Type of entity
Authorized form of name
Parallel form(s) of name
Standardized form(s) of name according to other rules
Other form(s) of name
- Minn Sjolseth-Carter
- Minnie Sjolseth-Carter
- Minn Carter
Identifiers for corporate bodies
Dates of existence
Minn Sjolseth was born on November 4, 1919 in Oksendahl, Norway. Sjolseth started to draw and paint in early childhood, and began her formal artistic training in Norway and in Germany where she studied the Old Masters. In 1953, Sjolseth emigrated to Canada and continued her studies at the Regina School of Fine Arts with Kenneth Lockheed. She also studied graphic art at San Miguel de Allende Art Institute in Mexico.
Sjolseth settled in Vancouver, BC in 1957, where she opened a commercial gallery and began her career as a portrait artist. During this time, she also had two children, Laila and Fred Johnsen. In 1967 she closed the gallery and focused her artistic practice on documenting Indigenous peoples and their cultural productions in a realist tradition. In 1968, Sjolseth married the photographer and journalist Anthony Carter. Out of their travels to First Nations communities along the coast of British Columbia and Alaska throughout the 1960s and 1970s, Sjolseth produced a number of landscape and portrait paintings as part of her "North West Coast Native" series, while Carter undertook work for his books. In 2009, the Kamloops Art Gallery held an exhibition entitled "Somewhere Between" which explored Minn Sjolseth's and Anthony Carter's artistic partnership during this period.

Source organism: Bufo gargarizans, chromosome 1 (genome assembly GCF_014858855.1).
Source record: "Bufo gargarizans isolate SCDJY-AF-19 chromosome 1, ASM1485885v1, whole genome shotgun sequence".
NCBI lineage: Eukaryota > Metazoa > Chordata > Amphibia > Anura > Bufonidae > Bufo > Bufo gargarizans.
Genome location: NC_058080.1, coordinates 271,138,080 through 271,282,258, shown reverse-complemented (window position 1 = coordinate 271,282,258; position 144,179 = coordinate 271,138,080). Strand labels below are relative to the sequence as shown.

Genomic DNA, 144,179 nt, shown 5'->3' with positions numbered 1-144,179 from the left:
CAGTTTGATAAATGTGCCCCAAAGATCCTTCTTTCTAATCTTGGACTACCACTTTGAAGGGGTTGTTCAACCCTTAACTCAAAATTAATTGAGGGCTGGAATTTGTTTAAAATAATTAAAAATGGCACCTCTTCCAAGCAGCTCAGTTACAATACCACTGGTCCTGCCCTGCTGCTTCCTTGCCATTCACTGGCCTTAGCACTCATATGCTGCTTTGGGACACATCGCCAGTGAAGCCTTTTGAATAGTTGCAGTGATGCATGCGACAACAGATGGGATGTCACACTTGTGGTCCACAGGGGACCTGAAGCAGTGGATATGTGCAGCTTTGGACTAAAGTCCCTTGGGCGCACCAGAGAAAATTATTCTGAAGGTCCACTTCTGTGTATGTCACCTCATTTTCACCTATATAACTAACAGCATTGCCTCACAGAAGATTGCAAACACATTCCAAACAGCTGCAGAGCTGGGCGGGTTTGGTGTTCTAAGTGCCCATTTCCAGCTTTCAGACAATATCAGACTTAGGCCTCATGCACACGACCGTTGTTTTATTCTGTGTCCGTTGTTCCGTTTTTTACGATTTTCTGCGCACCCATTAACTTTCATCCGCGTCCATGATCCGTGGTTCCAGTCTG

In 1974, Sjolseth had the opportunity to travel to Arctic Norway and work with the reindeer-herding Lapps (also known as Sami people) to create a series of paintings called "Reflection of Lapland" which was shown at the Frye Art Museum in Seattle, among other institutions. In July 1977, she was selected as the only professional artist to be a member of the media accredited to the visit of H.R.H The Prince of Wales to Southern Alberta to commemorate the Centennial of the signing of Treaty 7. Sjolseth's work has been exhibited in juried group shows in Canada and the United States, as well as international solo exhibitions. Her paintings are in several international collections, including the collections of the Crown Prince Harald of Norway.
Sjolseth and Carter moved to the Kamloops area of British Columbia in 1980, first living at Pinantan Lake and later at Lac Le Jeune. She continued painting, creating the "British Columbia Interior" series, while also pursuing cross-country marathon skiing competitively.
Sjolseth died suddenly in a car accident in Lac Le Jeune on November 7th, 1995.